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Old 02-08-2008, 02:38 PM   #13
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Energy sector commodities.... green tech, good for you, good for America, etc etc. Mandatory 80% ethanol fuel. No more farm subsidies if you're a row farmer... sucks if you're trying to farm dairy.
Well, the reason I chose wheat instead of corn in my example is that I also believe that corn is in a manipulated and artificially stimulated market.

As for energy commodities, I hate to think what doubling of the oil price from where it now stands would do to American consumers, to the consumer economy of America, and by extension to the manufacturing economy of China.

"Green tech", alternative energy etc. might fill the bill, but that is not what I would term a commodity boom. It would be a focused equity boom.

Like I said, I don't feel like I know. It's just that I see potential problems with the commodity thesis. If most of these necessary commodities get too expensive, down goes the world economy, and and along with it, whatever governments are perceived to be responsible.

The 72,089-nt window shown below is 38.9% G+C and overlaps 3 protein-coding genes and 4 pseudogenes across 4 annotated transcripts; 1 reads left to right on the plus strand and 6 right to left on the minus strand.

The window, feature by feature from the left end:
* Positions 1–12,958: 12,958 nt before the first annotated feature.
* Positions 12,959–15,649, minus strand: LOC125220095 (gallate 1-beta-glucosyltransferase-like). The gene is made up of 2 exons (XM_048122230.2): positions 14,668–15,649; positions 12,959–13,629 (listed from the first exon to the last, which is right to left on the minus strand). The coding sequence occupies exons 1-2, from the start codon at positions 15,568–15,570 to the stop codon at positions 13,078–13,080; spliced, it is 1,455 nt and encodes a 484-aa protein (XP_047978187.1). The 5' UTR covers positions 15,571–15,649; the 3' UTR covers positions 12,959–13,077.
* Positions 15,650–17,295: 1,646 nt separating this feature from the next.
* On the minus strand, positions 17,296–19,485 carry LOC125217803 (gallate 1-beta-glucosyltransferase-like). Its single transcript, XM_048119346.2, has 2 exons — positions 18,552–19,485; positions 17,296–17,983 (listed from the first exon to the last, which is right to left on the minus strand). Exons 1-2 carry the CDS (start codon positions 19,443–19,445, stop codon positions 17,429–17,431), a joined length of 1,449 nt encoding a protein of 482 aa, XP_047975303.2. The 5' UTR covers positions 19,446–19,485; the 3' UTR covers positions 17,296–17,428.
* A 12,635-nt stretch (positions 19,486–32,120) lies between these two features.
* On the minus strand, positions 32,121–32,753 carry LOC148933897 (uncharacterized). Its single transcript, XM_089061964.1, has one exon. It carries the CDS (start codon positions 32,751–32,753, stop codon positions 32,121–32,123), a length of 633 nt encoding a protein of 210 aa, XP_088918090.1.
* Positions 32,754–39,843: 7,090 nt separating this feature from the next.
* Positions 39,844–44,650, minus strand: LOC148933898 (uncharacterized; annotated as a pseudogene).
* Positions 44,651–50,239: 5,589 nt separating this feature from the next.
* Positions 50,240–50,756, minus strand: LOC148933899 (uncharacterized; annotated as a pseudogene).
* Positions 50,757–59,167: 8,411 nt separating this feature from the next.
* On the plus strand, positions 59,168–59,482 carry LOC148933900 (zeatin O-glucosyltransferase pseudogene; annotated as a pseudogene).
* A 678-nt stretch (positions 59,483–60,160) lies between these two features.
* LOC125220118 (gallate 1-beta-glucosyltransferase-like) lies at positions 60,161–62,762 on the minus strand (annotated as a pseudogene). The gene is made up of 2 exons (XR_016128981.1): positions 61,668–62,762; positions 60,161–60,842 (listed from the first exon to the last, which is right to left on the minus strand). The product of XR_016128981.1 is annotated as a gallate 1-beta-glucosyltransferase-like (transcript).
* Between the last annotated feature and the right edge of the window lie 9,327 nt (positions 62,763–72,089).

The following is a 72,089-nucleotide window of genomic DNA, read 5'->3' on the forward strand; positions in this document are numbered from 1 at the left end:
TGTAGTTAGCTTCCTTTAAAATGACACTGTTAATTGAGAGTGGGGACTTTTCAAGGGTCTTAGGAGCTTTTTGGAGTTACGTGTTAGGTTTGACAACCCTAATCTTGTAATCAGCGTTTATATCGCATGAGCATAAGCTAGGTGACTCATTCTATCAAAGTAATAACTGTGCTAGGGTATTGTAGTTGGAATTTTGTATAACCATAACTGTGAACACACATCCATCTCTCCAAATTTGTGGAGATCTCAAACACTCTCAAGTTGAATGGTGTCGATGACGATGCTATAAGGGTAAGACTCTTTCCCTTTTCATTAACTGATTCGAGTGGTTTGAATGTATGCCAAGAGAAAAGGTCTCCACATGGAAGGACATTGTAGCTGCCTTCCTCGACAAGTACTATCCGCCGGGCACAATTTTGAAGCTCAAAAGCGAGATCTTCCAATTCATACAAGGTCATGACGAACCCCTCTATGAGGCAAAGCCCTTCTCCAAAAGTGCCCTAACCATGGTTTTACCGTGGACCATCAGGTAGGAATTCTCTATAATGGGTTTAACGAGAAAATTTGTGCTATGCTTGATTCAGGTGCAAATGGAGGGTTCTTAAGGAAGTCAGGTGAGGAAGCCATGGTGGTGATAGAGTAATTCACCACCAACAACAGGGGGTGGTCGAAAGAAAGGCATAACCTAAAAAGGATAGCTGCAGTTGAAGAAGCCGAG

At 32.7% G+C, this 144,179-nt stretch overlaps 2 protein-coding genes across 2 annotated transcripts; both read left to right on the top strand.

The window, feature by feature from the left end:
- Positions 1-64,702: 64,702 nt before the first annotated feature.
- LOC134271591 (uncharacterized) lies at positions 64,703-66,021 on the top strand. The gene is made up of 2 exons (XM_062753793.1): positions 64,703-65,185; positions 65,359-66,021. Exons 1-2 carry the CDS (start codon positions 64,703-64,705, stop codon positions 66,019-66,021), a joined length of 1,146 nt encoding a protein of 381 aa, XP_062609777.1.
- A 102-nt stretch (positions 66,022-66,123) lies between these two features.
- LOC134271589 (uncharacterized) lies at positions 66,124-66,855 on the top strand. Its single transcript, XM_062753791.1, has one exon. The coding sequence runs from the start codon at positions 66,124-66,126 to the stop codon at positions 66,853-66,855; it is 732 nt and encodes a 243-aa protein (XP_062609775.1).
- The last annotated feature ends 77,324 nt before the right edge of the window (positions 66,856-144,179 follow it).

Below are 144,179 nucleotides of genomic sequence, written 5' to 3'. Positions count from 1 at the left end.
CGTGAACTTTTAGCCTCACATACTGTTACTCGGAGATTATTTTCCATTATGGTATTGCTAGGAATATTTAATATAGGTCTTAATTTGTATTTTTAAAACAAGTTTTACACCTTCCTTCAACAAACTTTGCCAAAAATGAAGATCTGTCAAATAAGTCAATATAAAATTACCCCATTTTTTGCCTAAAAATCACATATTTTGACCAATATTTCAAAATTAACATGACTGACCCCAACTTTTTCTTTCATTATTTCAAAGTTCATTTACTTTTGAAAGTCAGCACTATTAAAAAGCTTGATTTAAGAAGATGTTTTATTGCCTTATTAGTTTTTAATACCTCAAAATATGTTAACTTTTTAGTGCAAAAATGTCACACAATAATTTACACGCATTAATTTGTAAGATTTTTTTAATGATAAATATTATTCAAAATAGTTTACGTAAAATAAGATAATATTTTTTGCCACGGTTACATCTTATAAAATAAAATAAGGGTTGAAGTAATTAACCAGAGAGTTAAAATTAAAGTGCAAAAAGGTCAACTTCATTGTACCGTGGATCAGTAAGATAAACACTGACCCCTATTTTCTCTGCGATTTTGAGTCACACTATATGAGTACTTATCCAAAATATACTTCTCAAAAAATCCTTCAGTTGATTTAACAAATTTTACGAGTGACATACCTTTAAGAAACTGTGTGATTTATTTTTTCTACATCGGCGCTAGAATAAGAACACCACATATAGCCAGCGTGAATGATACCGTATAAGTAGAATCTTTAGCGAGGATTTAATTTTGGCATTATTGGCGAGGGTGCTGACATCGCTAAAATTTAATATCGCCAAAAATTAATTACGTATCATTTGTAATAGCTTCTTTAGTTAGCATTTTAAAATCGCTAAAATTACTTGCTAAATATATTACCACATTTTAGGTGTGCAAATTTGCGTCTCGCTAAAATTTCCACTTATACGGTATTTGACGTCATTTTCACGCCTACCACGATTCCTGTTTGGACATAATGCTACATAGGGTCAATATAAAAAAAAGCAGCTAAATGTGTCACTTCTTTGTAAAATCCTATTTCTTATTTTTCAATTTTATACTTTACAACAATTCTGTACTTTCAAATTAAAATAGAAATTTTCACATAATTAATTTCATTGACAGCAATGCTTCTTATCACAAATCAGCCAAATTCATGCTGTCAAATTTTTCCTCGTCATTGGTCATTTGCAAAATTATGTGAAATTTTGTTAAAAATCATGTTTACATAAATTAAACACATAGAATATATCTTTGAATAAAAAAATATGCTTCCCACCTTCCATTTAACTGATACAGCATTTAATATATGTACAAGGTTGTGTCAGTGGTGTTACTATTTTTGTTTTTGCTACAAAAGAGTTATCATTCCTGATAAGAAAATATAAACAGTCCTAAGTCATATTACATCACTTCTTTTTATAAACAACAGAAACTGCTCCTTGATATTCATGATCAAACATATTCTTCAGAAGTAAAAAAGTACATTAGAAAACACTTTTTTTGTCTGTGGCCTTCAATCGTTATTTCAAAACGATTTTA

Ha
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Old 02-08-2008, 02:53 PM   #14
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[Must resist....]

I bet some people know the difference between attacking an idea/opinion vs attacking the person.

One wonders why some feel it necessary to attack.
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Old 02-08-2008, 02:54 PM   #15
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Like I said, I don't feel like I know. It's just that I see potential problems with the commodity thesis. If most of these necessary commodities get too expensive, down goes the world economy, and and along with it, whatever governments are perceived to be responsible.

Ha
Agreed. I don't think any of us know but it's fun to speculate. Heck, if I knew what the next bubble was going to be, I'd be so heavy into that market right now...
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Old 02-08-2008, 03:08 PM   #16
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One wonders why some feel it necessary to attack.
Good point. But what if we are overrun by an army of annuity salesmen?

Anyway, Gary Shilling made a fortune betting on deflationary pressures for the last 25 years:

A. Gary Shilling & Co.

So, far he's nailed it by betting on decling interest rates over that term. Looks like he still expects rates to decline.

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Old 02-08-2008, 04:24 PM   #17